Narrated by Michal Friedman, Ellen Archer, Suzanne Toren, Robert Petkoff. The big highlight of this audio production is Jack. On hearing the story begin, I swore it was a child reading, but as it progressed, I could not believe that even the most gifted child actor could read this story with such fluency, inflection and emotion. Turns out Michal Friedman is a woman who's done voicework for a Speed Racer cartoon, and her work as Jack completely brings readers into Jack's world and head. A couple of the adult voices seemed stiff at times, especially that of Old Nick and Ma (Nick did not come off sounding as evil as I would expect ). A compelling story about kidnapping, parenting, and the huge capacity of child development. ( )
  Salsabrarian | Feb 2, 2016 |
Pretty good story, certainly held my attention. But I didn't get why the kid would have such an odd speaking pattern like he was raised in an environment where he needed to make up his own phrases and sentence structure; his mother spoke normally like the rest of us, so I don't know where he got his speech patterns. I found that this was distracting rather than anything else. Other than that the story was believable, making for a pretty creepy read. I must say this book stayed in my brain longer than most books. ( )
  KathyGilbert | Jan 29, 2016 |
told from the perspective of a 5 yr old who has known nothing but a "room" and hios mother for his entire life. The reader comes to learn of how this came to be. Great read although the language can get confusing at times because of the POV. Not nearly as dark of a story as you anticipate. ( )
  micahmom2002 | Jan 25, 2016 |
told from the perspective of a 5 yr old who has known nothing but a "room" and hios mother for his entire life. The reader comes to learn of how this came to be. Great read although the language can get confusing at times because of the POV. Not nearly as dark of a story as you anticipate. ( )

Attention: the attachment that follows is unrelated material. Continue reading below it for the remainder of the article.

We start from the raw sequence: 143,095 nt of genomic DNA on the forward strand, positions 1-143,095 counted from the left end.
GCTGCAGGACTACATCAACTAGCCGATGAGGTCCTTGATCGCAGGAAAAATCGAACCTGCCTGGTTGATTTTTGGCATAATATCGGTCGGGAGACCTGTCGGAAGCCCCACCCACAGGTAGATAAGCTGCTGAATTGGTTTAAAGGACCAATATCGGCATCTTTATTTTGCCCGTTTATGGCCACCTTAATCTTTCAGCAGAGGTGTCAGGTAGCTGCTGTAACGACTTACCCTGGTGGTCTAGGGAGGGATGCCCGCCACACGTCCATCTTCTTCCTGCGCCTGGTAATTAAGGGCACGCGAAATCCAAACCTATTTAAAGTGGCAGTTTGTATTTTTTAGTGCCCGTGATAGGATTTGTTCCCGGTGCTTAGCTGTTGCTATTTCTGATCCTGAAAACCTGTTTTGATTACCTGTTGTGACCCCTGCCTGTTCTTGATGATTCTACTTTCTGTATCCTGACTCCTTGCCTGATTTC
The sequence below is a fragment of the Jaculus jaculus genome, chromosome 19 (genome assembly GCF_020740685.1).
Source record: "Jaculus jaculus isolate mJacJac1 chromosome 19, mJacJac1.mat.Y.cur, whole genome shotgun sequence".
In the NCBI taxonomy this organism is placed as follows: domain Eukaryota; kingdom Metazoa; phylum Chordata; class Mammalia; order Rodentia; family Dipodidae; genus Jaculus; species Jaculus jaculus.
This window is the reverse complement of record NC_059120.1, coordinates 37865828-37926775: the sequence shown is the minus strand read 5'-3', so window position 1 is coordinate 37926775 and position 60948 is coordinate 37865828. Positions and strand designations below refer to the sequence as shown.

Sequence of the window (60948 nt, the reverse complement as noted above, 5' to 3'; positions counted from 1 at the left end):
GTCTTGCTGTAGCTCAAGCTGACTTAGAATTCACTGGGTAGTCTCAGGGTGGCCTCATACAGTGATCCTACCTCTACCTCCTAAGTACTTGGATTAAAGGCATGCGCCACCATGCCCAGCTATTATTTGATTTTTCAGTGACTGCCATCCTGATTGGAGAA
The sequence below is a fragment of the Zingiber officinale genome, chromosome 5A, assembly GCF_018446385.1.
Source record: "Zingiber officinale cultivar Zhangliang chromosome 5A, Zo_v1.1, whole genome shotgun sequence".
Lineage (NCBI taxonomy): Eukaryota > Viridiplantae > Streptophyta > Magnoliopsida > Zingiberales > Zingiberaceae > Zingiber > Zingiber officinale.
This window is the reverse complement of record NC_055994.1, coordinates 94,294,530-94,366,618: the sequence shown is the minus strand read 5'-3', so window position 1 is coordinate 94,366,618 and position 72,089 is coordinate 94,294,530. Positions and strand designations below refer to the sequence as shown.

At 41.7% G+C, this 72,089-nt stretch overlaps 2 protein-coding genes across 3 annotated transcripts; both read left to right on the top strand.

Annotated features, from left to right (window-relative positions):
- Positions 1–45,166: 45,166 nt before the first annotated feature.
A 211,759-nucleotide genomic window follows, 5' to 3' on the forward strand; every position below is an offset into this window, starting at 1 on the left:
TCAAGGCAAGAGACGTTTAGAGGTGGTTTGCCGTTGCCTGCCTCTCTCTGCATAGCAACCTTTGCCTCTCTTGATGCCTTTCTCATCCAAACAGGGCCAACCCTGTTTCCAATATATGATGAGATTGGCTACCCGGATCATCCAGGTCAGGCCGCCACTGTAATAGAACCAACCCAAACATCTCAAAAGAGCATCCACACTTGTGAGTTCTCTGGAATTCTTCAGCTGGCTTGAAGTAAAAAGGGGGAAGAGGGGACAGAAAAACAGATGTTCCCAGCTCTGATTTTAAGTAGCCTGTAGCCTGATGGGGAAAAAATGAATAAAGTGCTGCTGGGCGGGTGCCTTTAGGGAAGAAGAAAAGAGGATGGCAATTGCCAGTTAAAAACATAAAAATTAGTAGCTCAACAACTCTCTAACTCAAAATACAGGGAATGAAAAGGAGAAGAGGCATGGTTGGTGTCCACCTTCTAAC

micahmom2002 | Jan 25, 2016 |
This was a pretty amazing story with a very authentic voice. ( )
  Jen.ODriscoll.Lemon | Jan 23, 2016 |
This was a pretty amazing story with a very authentic voice. ( )
  Jen.ODriscoll.Lemon | Jan 23, 2016 |
Very unusual story about the kidnapping of a young woman and the events after her and her son's escape. The story is told by 5 year old Jack (complete with kid speak) with all the directness and innocence of a young child. Never ghastly, but very moving, this book seems to be reflecting the long-term abduction cases that have been reported world-wide in the past few years. Interestingly, the book doesn't end with their release, but goes on to describe them re-entering the world and coming to terms with everyday life. ( )
  SabinaE | Jan 23, 2016 |
Inspired by the horrific events that occurred to Elisabeth Fritzl who was locked in a basement for 24 years by her father, this story is about Ma who is abducted at 19 and kept hidden and abused for seven years. Thankfully, because the story is narrated by five-year-old Jack, the details of Ma's brutal treatment is kept to a minimum although there is a horribly sinister feel to the first part of the book, especially. At first I found Jack's voice rather irritating, but I discovered that I couldn't put the book down as it is absolutely fascinating and touching. The book is divided into two parts - the first being how Jack and his mother survive in Room; their daily routines, tasks and games to help pass the time, and the second half is how Jack struggles to accept the outside world once they are rescued. He finds the noise, space and people confusing and complex and longs for the Room with his Ma and all the things that are familiar to him. Beautifully written, this is a compelling read. ( )
  HeatherLINC | Jan 22, 2016 |